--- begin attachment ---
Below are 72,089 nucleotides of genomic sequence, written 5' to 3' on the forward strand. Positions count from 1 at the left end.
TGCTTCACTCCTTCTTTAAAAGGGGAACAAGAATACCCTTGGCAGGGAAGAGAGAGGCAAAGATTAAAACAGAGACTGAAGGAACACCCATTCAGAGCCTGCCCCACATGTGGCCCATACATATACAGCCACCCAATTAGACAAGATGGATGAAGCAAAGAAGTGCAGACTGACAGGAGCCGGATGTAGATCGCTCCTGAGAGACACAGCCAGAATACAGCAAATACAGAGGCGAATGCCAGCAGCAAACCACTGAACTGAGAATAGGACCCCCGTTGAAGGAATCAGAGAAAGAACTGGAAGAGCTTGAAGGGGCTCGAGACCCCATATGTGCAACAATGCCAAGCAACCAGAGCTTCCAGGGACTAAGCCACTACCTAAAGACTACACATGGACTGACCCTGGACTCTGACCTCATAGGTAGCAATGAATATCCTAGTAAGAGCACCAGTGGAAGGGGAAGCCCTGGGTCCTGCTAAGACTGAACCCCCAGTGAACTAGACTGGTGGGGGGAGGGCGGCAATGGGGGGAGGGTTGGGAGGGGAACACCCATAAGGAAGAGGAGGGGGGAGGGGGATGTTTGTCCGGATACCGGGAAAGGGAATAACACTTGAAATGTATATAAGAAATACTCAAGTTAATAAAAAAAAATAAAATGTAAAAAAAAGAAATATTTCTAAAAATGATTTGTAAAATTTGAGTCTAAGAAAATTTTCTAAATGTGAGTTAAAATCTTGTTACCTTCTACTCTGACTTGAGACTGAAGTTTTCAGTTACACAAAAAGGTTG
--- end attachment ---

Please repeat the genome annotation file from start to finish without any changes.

Below are 72,089 nucleotides of genomic sequence, written 5' to 3' on the forward strand. Positions count from 1 at the left end.
TGCTTCACTCCTTCTTTAAAAGGGGAACAAGAATACCCTTGGCAGGGAAGAGAGAGGCAAAGATTAAAACAGAGACTGAAGGAACACCCATTCAGAGCCTGCCCCACATGTGGCCCATACATATACAGCCACCCAATTAGACAAGATGGATGAAGCAAAGAAGTGCAGACTGACAGGAGCCGGATGTAGATCGCTCCTGAGAGACACAGCCAGAATACAGCAAATACAGAGGCGAATGCCAGCAGCAAACCACTGAACTGAGAATAGGACCCCCGTTGAAGGAATCAGAGAAAGAACTGGAAGAGCTTGAAGGGGCTCGAGACCCCATATGTGCAACAATGCCAAGCAACCAGAGCTTCCAGGGACTAAGCCACTACCTAAAGACTACACATGGACTGACCCTGGACTCTGACCTCATAGGTAGCAATGAATATCCTAGTAAGAGCACCAGTGGAAGGGGAAGCCCTGGGTCCTGCTAAGACTGAACCCCCAGTGAACTAGACTGGTGGGGGGAGGGCGGCAATGGGGGGAGGGTTGGGAGGGGAACACCCATAAGGAAGAGGAGGGGGGAGGGGGATGTTTGTCCGGATACCGGGAAAGGGAATAACACTTGAAATGTATATAAGAAATACTCAAGTTAATAAAAAAAAATAAAATGTAAAAAAAAGAAATATTTCTAAAAATGATTTGTAAAATTTGAGTCTAAGAAAATTTTCTAAATGTGAGTTAAAATCTTGTTACCTTCTACTCTGACTTGAGACTGAAGTTTTCAGTTACACAAAAAGGTTG